What does home feel like? Kalamazoo artist puts it on canvas
“As an adult, that feeling that I had as a child has escaped me. That comfort and the security and safety of home," says Kalamazoo artist Bonnie Pfingst. "That I’ve just now recently purchased my own home here in Kalamazoo and I’m loving it. Every day I can’t wait to get home and build a fire. And sit on the couch with my son and just enjoy life, just be.”
Everything in Pfingst’s art seems to point to home, family, and a sense of place. She uses domestic objects like felt and thread. And parts of her work might remind you of Michigan, with nesting birds and subtle blues and greens. In her piece called Northern Sky, a numbered house sits on what looks like a boat made of dress pattern paper that floats on a constellation map.
“There’s a piece out of a little encyclopedia or something and to me it is a sky map, but it also refers to the Earth as a whole," Pfingst says. "And then this is my tiny house, this is my tiny place in this…in this world.”
Pfingst layers many of her collages with maps and text from old books and dictionaries.
“I’ve always been an avid reader," she says. "I devour the written word, you know, print. I can sit for hours. Especially when I was younger, it was my way of finding peace but then also learn about…learning about the outside world.”
And sometimes the random texts she picks up just happen to fit the mood she’s in.
“I scavenge old books at Salvation Army or Goodwill or whatever. And this one I grabbed, it had a cool cover on it. It was Sinclair Lewis’s Main Street," Pfingst says. "And I wasn’t familiar with the story and I began cutting up…using the text, paper punches, whatever in all of my pieces. And as I was working I became acquainted with the story from using these pieces of text. And I’m not really sure of the whole story. But basically this woman…she’s a young married woman and she’s unhappy with her home life. And anyway it was mirroring the same experience that I was having in my home life. And this is text that I gleaned purposefully out of Main Street.”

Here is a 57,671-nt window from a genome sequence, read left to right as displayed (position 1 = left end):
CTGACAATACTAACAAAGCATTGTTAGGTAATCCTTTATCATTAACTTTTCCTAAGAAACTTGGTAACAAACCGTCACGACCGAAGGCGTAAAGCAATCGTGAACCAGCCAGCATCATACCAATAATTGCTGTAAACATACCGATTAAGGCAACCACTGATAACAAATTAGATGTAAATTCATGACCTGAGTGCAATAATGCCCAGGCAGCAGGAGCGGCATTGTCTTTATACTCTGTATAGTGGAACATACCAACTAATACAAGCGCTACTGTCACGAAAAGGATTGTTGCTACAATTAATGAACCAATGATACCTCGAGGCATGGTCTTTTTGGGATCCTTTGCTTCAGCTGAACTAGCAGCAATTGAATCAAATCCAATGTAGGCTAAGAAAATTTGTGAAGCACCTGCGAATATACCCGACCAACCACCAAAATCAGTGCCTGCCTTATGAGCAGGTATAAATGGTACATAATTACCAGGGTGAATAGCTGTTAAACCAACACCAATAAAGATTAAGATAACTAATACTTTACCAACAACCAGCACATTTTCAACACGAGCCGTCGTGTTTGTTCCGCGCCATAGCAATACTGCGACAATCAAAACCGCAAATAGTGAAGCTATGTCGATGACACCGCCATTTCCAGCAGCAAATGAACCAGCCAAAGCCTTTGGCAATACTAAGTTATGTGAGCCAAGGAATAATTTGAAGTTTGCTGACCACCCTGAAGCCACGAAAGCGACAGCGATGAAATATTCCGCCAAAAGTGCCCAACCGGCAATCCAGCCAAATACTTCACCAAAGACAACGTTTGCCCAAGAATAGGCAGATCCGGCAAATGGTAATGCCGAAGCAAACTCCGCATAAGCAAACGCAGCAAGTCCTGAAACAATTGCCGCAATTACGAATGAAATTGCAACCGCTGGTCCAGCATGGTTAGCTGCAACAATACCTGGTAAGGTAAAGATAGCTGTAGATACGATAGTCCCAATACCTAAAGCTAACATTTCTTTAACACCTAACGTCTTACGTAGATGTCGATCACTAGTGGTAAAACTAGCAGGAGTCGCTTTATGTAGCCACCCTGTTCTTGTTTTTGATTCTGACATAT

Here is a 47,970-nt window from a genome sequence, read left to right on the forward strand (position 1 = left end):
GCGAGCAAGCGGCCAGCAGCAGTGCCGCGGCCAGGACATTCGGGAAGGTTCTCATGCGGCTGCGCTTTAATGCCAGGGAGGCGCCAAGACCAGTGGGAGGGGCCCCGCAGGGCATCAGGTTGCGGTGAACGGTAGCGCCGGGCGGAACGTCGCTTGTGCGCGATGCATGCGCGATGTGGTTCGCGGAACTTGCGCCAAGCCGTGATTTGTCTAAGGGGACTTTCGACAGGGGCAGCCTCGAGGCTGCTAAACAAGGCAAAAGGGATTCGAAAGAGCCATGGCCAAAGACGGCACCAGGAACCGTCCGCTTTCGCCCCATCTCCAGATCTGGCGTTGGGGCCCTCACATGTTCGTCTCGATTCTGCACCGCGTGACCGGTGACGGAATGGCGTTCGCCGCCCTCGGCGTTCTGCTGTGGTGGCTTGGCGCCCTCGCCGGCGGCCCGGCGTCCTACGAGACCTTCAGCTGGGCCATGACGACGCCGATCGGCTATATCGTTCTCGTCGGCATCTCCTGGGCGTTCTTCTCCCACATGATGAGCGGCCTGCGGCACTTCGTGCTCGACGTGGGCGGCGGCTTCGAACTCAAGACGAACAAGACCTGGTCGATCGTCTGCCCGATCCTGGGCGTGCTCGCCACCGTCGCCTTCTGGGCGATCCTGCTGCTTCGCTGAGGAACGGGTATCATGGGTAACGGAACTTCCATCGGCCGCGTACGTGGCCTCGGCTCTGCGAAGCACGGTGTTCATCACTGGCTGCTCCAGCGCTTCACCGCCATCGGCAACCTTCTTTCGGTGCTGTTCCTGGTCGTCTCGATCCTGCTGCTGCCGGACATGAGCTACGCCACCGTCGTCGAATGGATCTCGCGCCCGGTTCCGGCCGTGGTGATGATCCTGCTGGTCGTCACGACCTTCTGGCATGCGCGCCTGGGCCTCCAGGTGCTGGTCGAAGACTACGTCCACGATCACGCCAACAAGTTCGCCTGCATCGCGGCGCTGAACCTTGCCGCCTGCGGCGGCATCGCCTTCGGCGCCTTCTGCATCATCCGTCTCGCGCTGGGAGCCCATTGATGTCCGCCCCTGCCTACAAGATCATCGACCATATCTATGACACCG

The text on the artwork reads:
They passed the whiskey, laughed. She desired to be drunk. The whiskey choked her and she handed the bottle on repentantly. Too late she remembered she had given up domesticity and repentance.
But Pfingst says some things just can’t be a coincidence. It’s that kind of fate that inspired her to make a series of fox paintings and even a fox family tree.
“There was one day I was driving on the business loop and I saw a fox. And then it was like an hour later and I was farther north on 131, and I saw another fox. I thought it was strange to see one fox let alone two in the same day," she says. "So then, the next time I was in the studio I did this little fox in the field painting. And I got a great response from it, I loved it. It just felt right.”
Bonnie Pfingst is actually moving out of the Tiny Studio at Park Trades this weekend. But you can still see her art at the Kalamazoo Art Hops or contact her via e-mail at firstname.lastname@example.org.